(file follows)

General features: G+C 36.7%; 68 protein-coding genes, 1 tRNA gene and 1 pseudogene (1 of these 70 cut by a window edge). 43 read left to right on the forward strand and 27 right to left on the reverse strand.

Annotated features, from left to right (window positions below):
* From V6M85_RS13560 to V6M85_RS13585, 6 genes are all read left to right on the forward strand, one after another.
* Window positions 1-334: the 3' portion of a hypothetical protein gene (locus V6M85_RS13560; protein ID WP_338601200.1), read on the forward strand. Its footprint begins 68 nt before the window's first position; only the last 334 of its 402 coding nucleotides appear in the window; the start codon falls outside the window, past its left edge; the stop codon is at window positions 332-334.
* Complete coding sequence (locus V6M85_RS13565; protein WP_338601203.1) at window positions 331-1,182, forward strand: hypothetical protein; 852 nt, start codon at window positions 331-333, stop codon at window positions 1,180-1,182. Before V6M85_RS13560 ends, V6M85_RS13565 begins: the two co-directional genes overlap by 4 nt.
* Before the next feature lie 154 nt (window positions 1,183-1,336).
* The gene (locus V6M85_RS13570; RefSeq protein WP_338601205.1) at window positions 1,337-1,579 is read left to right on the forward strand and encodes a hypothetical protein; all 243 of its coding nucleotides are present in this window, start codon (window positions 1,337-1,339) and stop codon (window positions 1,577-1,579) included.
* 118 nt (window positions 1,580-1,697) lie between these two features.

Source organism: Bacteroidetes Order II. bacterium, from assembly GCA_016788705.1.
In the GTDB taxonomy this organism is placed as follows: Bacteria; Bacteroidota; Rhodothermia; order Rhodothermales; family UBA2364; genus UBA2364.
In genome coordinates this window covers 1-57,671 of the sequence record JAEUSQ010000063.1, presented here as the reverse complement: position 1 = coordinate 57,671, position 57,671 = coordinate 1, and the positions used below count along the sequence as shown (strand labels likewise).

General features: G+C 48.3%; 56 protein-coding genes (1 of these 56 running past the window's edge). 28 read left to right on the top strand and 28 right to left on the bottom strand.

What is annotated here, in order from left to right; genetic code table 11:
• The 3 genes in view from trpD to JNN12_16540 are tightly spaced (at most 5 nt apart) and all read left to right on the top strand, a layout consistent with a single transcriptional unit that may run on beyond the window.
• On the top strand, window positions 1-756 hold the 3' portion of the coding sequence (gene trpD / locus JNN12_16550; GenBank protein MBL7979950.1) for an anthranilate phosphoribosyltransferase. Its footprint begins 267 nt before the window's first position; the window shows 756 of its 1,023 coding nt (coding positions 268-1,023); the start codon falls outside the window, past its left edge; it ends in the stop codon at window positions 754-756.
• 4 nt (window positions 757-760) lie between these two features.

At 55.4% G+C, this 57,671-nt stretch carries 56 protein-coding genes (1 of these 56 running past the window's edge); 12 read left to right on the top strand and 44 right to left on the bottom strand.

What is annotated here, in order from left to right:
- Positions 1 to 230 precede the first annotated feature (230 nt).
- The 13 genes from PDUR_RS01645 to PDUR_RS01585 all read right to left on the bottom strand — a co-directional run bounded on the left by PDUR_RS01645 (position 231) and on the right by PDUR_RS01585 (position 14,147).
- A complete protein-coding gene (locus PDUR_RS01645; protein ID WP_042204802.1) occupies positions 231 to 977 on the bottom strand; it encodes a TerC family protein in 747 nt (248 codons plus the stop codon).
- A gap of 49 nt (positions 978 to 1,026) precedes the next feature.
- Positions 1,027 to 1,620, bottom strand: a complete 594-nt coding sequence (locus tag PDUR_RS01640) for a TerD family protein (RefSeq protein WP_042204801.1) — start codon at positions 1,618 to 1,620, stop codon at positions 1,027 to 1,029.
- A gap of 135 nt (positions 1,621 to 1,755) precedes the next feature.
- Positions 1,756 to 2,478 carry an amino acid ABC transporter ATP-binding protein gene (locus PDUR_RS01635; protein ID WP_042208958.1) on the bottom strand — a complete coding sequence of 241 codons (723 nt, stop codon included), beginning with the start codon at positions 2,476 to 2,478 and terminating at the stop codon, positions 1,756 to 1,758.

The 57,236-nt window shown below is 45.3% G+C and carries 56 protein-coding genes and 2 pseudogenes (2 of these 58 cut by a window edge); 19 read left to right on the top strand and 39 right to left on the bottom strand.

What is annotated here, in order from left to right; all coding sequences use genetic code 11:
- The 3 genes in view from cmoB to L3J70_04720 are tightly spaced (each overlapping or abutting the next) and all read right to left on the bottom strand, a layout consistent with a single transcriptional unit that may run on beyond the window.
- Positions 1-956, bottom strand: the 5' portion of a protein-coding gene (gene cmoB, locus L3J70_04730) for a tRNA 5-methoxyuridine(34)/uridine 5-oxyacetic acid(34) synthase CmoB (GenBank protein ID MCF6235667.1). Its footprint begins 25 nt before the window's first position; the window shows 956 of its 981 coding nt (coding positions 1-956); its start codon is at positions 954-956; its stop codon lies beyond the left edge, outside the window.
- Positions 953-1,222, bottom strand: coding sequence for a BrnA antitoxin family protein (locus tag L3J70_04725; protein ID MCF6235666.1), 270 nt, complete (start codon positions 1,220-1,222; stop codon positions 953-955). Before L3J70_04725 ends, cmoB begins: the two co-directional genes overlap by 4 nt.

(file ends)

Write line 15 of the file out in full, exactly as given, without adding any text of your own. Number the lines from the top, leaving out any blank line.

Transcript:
• On the top strand, window positions 1-756 hold the 3' portion of the coding sequence (gene trpD / locus JNN12_16550; GenBank protein MBL7979950.1) for an anthranilate phosphoribosyltransferase. Its footprint begins 267 nt before the window's first position; the window shows 756 of its 1,023 coding nt (coding positions 268-1,023); the start codon falls outside the window, past its left edge; it ends in the stop codon at window positions 754-756.